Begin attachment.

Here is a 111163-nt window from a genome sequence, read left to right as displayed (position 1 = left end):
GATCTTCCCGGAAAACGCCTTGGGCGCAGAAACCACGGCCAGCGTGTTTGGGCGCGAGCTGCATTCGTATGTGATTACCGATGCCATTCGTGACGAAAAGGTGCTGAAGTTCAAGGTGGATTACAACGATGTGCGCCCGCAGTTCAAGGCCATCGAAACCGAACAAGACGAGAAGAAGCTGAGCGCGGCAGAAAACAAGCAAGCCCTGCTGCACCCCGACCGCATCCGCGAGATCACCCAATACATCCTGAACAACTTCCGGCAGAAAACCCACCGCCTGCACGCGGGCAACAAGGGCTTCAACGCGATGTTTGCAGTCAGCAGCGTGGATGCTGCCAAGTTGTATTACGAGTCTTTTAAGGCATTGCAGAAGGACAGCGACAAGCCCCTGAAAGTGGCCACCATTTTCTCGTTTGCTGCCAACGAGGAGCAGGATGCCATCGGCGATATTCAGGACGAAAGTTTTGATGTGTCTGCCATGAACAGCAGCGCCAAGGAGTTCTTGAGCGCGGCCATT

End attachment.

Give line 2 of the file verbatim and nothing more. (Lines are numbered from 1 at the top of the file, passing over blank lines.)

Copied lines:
GATCTTCCCGGAAAACGCCTTGGGCGCAGAAACCACGGCCAGCGTGTTTGGGCGCGAGCTGCATTCGTATGTGATTACCGATGCCATTCGTGACGAAAAGGTGCTGAAGTTCAAGGTGGATTACAACGATGTGCGCCCGCAGTTCAAGGCCATCGAAACCGAACAAGACGAGAAGAAGCTGAGCGCGGCAGAAAACAAGCAAGCCCTGCTGCACCCCGACCGCATCCGCGAGATCACCCAATACATCCTGAACAACTTCCGGCAGAAAACCCACCGCCTGCACGCGGGCAACAAGGGCTTCAACGCGATGTTTGCAGTCAGCAGCGTGGATGCTGCCAAGTTGTATTACGAGTCTTTTAAGGCATTGCAGAAGGACAGCGACAAGCCCCTGAAAGTGGCCACCATTTTCTCGTTTGCTGCCAACGAGGAGCAGGATGCCATCGGCGATATTCAGGACGAAAGTTTTGATGTGTCTGCCATGAACAGCAGCGCCAAGGAGTTCTTGAGCGCGGCCATT